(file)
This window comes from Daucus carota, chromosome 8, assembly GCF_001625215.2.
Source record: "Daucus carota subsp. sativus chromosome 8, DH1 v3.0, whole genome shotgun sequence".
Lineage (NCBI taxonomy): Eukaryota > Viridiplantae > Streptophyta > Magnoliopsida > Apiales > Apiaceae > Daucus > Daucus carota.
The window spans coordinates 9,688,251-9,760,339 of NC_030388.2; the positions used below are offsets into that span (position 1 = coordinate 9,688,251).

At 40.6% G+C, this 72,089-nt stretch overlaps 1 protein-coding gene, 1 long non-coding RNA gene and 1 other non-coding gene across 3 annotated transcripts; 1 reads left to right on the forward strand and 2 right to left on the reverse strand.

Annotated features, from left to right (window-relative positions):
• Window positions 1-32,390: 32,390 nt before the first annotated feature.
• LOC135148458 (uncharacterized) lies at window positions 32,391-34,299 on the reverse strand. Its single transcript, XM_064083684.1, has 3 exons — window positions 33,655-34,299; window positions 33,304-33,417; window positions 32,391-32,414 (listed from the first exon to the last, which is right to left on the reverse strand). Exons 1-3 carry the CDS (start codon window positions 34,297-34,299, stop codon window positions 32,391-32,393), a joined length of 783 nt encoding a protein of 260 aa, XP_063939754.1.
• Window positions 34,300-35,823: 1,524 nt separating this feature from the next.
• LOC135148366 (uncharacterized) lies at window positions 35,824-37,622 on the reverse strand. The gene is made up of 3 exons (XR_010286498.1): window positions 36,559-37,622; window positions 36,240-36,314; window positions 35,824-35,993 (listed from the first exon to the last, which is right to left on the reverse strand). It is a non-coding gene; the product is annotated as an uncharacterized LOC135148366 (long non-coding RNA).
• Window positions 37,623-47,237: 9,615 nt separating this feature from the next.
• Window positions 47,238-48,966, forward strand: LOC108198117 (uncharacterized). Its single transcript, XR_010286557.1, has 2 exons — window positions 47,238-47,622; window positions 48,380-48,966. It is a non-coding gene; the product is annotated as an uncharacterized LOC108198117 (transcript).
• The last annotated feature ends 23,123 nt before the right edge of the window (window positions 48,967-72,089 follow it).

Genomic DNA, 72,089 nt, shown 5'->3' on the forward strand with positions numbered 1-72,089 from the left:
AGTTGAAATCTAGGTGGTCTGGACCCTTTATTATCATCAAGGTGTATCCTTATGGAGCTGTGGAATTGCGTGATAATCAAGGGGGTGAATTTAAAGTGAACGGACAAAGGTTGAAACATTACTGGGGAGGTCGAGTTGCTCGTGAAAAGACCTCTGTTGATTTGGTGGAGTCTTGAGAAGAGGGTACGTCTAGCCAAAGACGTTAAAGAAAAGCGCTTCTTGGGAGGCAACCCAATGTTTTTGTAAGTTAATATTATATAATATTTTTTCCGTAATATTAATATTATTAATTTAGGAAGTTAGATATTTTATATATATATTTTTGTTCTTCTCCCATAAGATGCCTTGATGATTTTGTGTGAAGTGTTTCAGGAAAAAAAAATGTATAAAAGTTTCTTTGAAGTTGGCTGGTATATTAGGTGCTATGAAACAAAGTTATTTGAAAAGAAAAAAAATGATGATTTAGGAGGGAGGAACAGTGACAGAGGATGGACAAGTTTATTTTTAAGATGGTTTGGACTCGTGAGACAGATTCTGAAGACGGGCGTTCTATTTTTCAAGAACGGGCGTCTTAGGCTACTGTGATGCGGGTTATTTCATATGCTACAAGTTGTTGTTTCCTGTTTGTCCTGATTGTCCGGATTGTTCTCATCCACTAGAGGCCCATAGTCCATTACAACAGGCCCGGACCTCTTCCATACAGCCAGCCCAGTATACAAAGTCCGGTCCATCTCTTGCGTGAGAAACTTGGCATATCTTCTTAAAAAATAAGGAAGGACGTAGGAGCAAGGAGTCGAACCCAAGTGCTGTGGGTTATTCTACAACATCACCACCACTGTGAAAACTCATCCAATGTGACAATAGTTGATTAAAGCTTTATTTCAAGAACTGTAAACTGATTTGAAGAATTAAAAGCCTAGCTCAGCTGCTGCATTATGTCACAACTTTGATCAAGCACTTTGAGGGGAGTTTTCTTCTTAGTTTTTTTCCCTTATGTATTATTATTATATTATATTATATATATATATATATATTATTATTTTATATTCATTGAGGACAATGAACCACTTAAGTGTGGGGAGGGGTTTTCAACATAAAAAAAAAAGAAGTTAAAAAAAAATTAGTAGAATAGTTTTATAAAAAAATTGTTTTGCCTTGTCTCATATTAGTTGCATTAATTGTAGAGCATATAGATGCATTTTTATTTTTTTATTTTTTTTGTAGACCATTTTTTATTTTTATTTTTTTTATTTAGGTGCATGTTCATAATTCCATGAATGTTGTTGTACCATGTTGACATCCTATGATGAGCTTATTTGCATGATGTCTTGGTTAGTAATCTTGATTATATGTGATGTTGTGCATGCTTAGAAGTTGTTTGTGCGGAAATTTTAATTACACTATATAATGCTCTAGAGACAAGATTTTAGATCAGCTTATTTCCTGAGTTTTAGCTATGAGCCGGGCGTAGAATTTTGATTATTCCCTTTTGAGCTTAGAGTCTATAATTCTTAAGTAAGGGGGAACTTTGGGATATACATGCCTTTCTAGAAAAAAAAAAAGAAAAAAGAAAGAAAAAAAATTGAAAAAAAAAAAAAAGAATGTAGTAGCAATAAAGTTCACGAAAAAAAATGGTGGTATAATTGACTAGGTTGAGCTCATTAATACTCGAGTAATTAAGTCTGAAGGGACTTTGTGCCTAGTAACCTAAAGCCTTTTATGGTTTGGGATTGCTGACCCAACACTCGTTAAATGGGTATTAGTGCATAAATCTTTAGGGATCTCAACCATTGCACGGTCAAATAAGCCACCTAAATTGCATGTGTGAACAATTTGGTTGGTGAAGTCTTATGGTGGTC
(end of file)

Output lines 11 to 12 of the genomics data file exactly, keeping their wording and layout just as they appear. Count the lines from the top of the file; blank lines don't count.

• Window positions 37,623-47,237: 9,615 nt separating this feature from the next.
• Window positions 47,238-48,966, forward strand: LOC108198117 (uncharacterized). Its single transcript, XR_010286557.1, has 2 exons — window positions 47,238-47,622; window positions 48,380-48,966. It is a non-coding gene; the product is annotated as an uncharacterized LOC108198117 (transcript).